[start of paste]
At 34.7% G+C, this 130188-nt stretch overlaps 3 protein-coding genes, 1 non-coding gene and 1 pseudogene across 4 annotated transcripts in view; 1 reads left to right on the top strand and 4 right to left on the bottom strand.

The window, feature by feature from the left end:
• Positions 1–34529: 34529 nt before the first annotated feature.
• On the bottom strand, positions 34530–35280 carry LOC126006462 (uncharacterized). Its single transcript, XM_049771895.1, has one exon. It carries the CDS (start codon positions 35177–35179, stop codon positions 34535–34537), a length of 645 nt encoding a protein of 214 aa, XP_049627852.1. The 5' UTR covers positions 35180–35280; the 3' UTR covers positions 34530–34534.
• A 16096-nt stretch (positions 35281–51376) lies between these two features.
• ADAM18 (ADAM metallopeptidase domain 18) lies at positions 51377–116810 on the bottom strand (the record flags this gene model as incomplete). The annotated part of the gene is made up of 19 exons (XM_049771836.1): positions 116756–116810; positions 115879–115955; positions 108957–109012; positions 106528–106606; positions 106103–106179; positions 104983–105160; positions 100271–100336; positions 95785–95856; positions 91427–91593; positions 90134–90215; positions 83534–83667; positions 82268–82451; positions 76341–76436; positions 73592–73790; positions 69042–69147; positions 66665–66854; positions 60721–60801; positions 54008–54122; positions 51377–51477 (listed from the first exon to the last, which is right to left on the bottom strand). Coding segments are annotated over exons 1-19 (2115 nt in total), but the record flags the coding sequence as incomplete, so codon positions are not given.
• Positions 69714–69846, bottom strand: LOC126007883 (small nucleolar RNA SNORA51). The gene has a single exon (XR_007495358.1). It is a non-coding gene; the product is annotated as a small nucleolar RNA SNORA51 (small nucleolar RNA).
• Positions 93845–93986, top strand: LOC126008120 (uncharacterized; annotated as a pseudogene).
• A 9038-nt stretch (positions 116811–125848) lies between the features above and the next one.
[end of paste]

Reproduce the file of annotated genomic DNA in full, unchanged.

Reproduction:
At 34.7% G+C, this 130188-nt stretch overlaps 3 protein-coding genes, 1 non-coding gene and 1 pseudogene across 4 annotated transcripts in view; 1 reads left to right on the top strand and 4 right to left on the bottom strand.

The window, feature by feature from the left end:
• Positions 1–34529: 34529 nt before the first annotated feature.
• On the bottom strand, positions 34530–35280 carry LOC126006462 (uncharacterized). Its single transcript, XM_049771895.1, has one exon. It carries the CDS (start codon positions 35177–35179, stop codon positions 34535–34537), a length of 645 nt encoding a protein of 214 aa, XP_049627852.1. The 5' UTR covers positions 35180–35280; the 3' UTR covers positions 34530–34534.
• A 16096-nt stretch (positions 35281–51376) lies between these two features.
• ADAM18 (ADAM metallopeptidase domain 18) lies at positions 51377–116810 on the bottom strand (the record flags this gene model as incomplete). The annotated part of the gene is made up of 19 exons (XM_049771836.1): positions 116756–116810; positions 115879–115955; positions 108957–109012; positions 106528–106606; positions 106103–106179; positions 104983–105160; positions 100271–100336; positions 95785–95856; positions 91427–91593; positions 90134–90215; positions 83534–83667; positions 82268–82451; positions 76341–76436; positions 73592–73790; positions 69042–69147; positions 66665–66854; positions 60721–60801; positions 54008–54122; positions 51377–51477 (listed from the first exon to the last, which is right to left on the bottom strand). Coding segments are annotated over exons 1-19 (2115 nt in total), but the record flags the coding sequence as incomplete, so codon positions are not given.
• Positions 69714–69846, bottom strand: LOC126007883 (small nucleolar RNA SNORA51). The gene has a single exon (XR_007495358.1). It is a non-coding gene; the product is annotated as a small nucleolar RNA SNORA51 (small nucleolar RNA).
• Positions 93845–93986, top strand: LOC126008120 (uncharacterized; annotated as a pseudogene).
• A 9038-nt stretch (positions 116811–125848) lies between the features above and the next one.